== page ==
Tayyab Suratwala (14-ERD-042)
Optics with low-scatter and high-damage-threshold surfaces are important for high-peak-power and high-average-power laser systems. In addition to enabling the higher fluence (power density) and higher power operation of these systems, optics with such improved surfaces could also provide greater flexibility in designing future lasers. Techniques recently developed to improve the damage thresholds of glass optics have done so at the expense of surface smoothness, which is significantly degraded as a result. The need therefore exists for processes to produce low-roughness optics, with reduced light scatter, reduced laser contrast, and improved laser-damage resistance. In this project, we will develop a scientific understanding of the microscopic and molecular interactions that occur during polishing and post-processing, and how they influence the roughness of glass surfaces. This investigation will include a thorough study of the microscopic interactions occurring during polishing and post-chemical treatments. We will then use our new knowledge to develop cost-effective methods to achieve very low roughness—that is, near-atomic-level smoothness—on optical glass surfaces both before and after post-processing.
Our major deliverables are a science-based understanding of the microscopic- and molecular-level interactions occurring during polishing and post-processing—with an emphasis on the creation, control, and prediction of roughness—and novel, low-cost processes to achieve low-roughness surfaces during polishing and after post-processing. Our processes will be compatible with other novel finishing processes, such as convergent polishing.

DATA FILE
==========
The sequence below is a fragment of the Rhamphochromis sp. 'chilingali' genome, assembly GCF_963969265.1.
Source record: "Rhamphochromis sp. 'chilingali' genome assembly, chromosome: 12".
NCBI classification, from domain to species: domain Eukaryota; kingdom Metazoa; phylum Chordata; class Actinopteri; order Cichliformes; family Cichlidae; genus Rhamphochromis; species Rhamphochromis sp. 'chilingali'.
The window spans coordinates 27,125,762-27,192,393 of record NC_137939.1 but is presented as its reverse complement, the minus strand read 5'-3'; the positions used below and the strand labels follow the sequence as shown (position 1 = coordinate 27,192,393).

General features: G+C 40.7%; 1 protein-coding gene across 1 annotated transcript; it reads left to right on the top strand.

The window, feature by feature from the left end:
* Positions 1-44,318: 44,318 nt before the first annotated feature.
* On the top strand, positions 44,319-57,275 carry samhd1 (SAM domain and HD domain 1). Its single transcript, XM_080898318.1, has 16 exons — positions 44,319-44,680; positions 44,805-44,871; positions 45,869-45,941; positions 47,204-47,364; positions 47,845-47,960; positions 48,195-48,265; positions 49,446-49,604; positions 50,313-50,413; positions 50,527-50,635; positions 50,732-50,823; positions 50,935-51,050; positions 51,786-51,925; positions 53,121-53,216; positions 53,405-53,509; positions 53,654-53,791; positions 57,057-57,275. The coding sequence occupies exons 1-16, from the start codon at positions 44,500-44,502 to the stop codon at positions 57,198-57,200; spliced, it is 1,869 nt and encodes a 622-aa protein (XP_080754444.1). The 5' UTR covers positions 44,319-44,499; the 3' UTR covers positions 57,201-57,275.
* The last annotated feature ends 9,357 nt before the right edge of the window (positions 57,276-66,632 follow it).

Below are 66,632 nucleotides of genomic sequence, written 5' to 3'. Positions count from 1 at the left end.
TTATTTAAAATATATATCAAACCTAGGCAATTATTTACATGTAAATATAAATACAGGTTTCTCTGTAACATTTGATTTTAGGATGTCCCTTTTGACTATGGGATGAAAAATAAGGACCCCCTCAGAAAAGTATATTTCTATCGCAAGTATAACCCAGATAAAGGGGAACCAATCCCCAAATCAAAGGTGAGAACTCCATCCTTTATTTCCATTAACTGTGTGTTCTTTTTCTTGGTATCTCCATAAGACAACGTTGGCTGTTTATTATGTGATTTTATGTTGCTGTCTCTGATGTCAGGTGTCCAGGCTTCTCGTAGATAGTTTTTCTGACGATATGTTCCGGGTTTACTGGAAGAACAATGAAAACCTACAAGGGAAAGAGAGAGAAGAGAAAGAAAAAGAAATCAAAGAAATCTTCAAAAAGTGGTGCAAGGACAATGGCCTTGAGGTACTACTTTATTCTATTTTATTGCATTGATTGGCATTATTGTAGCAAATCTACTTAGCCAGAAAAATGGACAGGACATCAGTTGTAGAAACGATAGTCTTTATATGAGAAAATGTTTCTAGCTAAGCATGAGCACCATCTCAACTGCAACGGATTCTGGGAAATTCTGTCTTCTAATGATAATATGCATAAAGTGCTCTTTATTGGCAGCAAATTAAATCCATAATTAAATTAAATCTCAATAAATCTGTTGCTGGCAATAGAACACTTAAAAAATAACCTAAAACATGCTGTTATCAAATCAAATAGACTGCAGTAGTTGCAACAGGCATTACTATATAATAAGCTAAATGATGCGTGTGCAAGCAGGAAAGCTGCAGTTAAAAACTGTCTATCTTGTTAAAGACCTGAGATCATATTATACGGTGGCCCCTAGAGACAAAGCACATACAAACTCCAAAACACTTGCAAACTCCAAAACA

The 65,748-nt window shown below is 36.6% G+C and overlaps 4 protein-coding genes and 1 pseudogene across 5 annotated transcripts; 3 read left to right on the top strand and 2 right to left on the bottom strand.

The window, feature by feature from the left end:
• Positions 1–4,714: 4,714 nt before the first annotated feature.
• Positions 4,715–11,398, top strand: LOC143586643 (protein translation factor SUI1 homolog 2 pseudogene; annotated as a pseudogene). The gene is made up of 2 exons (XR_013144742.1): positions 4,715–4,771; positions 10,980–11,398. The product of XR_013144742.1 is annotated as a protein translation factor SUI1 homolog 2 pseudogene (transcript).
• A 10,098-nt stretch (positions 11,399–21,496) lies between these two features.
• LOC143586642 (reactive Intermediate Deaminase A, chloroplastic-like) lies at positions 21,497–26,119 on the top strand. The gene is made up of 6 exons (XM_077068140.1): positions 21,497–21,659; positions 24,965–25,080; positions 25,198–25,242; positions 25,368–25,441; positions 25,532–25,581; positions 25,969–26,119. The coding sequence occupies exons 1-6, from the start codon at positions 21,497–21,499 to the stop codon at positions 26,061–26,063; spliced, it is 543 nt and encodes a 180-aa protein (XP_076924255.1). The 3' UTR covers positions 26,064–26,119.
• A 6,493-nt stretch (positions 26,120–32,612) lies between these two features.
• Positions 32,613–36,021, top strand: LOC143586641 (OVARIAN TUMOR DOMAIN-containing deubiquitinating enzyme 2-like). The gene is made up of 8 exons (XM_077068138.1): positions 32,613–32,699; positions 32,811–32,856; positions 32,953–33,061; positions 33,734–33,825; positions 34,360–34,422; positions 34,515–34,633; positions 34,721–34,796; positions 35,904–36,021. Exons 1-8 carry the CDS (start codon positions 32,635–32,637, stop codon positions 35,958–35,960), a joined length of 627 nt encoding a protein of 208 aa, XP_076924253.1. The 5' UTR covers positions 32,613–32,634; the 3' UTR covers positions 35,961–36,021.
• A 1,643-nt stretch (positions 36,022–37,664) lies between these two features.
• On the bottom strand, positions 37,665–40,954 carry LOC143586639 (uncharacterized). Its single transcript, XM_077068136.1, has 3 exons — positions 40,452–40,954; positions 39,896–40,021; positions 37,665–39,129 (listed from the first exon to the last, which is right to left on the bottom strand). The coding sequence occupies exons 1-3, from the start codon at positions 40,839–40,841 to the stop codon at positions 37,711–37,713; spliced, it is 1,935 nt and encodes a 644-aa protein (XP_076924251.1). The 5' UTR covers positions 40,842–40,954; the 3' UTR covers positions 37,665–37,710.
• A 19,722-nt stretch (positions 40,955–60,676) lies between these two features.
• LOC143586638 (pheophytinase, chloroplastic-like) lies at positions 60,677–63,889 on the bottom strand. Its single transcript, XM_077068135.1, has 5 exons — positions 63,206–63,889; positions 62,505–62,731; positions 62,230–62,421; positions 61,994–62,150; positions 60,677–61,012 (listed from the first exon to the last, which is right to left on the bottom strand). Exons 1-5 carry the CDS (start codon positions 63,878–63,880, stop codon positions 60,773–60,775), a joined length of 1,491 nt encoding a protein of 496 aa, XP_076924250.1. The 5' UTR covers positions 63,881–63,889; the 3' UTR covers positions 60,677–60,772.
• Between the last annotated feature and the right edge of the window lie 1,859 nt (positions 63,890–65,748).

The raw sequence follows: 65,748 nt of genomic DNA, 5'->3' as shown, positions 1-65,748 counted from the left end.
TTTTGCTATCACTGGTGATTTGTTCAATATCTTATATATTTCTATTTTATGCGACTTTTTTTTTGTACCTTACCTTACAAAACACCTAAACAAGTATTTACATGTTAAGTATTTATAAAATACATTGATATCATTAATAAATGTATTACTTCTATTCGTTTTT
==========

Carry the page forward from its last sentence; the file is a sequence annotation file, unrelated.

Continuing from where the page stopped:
By aiding in developing improved finishing processes for advanced laser optics—delivering lower surface roughness, reduced optical scatter, and potentially greater resistance to high-fluence laser damage—this project supports Lawrence Livermore's mission in stockpile stewardship science and its core competency in lasers and optical science and technology.
FY15 Accomplishments and Results
In FY15 we (1) developed a more detailed understanding of the formation of the Beilby layer (the amorphous layer formed on a material's surface by wearing or polishing) by measuring the chemical and mechanical surface properties of different polished glasses; (2) developed a quantitative model to explain the deposition of impurities either by diffusion, for alkali metals, or by the chemical-redeposition-controlled hydrolysis and condensation reaction ratio, for rare earth particles; (3) quantified the removal function resulting from a single polishing particle as a function of load for various glasses using an atomic force microscopy nanometer-scale scratching technique, with the intent to use this as an essential input to simulate the roughness of polished surfaces; and (4) developed a new polishing model to explain influence of pad topology as well as slurry particle-size deposition on polished surface roughness (see figure).
Publications and Presentations
- Suratwala, T., “Charged micelle halo mechanism for agglomeration reduction in metal oxide particle based polishing slurries.” Colloid. Surface. Physicochem. Eng. Aspect. 447, 32 (2014). LLNL-JRNL-644902. http://dx.doi.org/10.1016/j.colsurfa.2014.01.061
- Suratwala, T., “Convergent polishing: A simple, rapid, full aperture polishing process of high quality optical flats and spheres.” JoVE (2014). LLNL-JRNL-648661. http://dx.doi.org/10.3791/51965
- Suratwala, T., “Microscopic removal function and the relationship between slurry particle size distribution and workpiece roughness during pad polishing.” J. Am. Ceram. Soc. 97, 81 (2014). LLNL-JRNL-635673. http://dx.doi.org/10.1111/jace.12631